Yesterday we shared our review of the Solvit Deluxe XL Telescoping Pet Ramp, a product that Irie’s now using not only to get to her veterinary appointments after her ACL surgery but also to get into the car any time. Yesterday we took her on the first day trip we’ve been able to do since the surgery, and it was very easy thanks to the ramp!
Irie, as our regular readers know, is a cautious dog. She’s come a long (long!) way since we first adopted her but she’ll always be reluctant to try new things for the first time. That, combined with the discomfort we knew she was feeling after the operation, made us concerned about how to teach her to accept and use the ramp.
We needn’t have worried; within three days, we had her walking up and down the ramp without hesitation. Here’s a look at the steps we took to acclimate Irie to the ramp.
The morning of the first day, we put the Solvit ramp in the living room floor and just ignored it–completely. We paid it no special attention, just laying it flat on the floor and then going about our daily routine.
It didn’t take long for the ramp to be discovered.
Both the dogs AND the cats were soon checking out the new ramp.
By that afternoon, we were ready to get Irie closer to the ramp so we placed treats on the ramp and let Irie and Tiki eat treats off the ramp. Although Irie’s surgeon required a stiff cone for her after surgery, we switched her into a soft cone for the training so she could better see the ramp:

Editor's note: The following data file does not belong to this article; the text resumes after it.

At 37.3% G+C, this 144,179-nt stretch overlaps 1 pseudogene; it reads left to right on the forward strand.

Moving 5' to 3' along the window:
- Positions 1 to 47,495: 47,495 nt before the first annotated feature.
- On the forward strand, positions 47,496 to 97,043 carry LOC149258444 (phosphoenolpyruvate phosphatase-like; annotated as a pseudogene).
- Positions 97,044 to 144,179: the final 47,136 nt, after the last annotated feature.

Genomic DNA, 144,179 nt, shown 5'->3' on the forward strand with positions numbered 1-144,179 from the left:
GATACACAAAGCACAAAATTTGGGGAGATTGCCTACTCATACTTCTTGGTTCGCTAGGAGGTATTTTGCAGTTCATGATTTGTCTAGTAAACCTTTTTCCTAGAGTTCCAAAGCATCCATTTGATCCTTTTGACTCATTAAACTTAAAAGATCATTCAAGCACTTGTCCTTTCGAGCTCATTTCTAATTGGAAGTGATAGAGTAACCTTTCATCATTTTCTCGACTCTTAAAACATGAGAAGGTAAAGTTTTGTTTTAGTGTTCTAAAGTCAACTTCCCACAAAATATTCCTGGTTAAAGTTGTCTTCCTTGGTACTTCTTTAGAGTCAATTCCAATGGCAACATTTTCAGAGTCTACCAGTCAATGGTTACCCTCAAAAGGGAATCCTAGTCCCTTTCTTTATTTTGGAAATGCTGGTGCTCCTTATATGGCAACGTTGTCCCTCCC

On the second day, we propped the ramp up on the couch, with all its cushions removed. I lined the ramp with a couple of treats and led Tiki, ever the explorer, up the ramp while Irie watched.
Next, it was Irie’s turn. She did fine until she reached the break where the two pieces of the expandable ramp met. She stopped and briefly considered jumping off the ramp; I had her on a short leash and encouraged her on up the remaining few inches with the leash and more treats. We then turned and walked down the ramp; this time, there was no fear of the break in the ramp. On her next try up, she strolled right on up.
Day three was the moment of truth: using the ramp on the car. Our Jeep is fairly high off the ground but the extra-long ramp made the slope gradual, even with Irie’s injury.
Again, Tiki was the first up the ramp:
Next, it was Irie’s turn.
Standing right beside the ramp so there was no chance of Irie jumping down and holding her on a short, short leash, I encouraged her up the ramp with treats. She was eager to follow Tiki so she merrily walked right on up. The next day at the vet’s office, we used the ramp with equally good results and yesterday we took it out for our first post-surgery travel, a day trip that Irie loved.
Training your dog to use a ramp, just like training your dog any new skill, just takes a little time and patience–and some great treats certainly speed up the learning time and make the job a lot more fun for everyone!
We received a Solvit ramp for review. As always, all opinions are entirely our own, and DogTipper only shares products that we use with our own pets.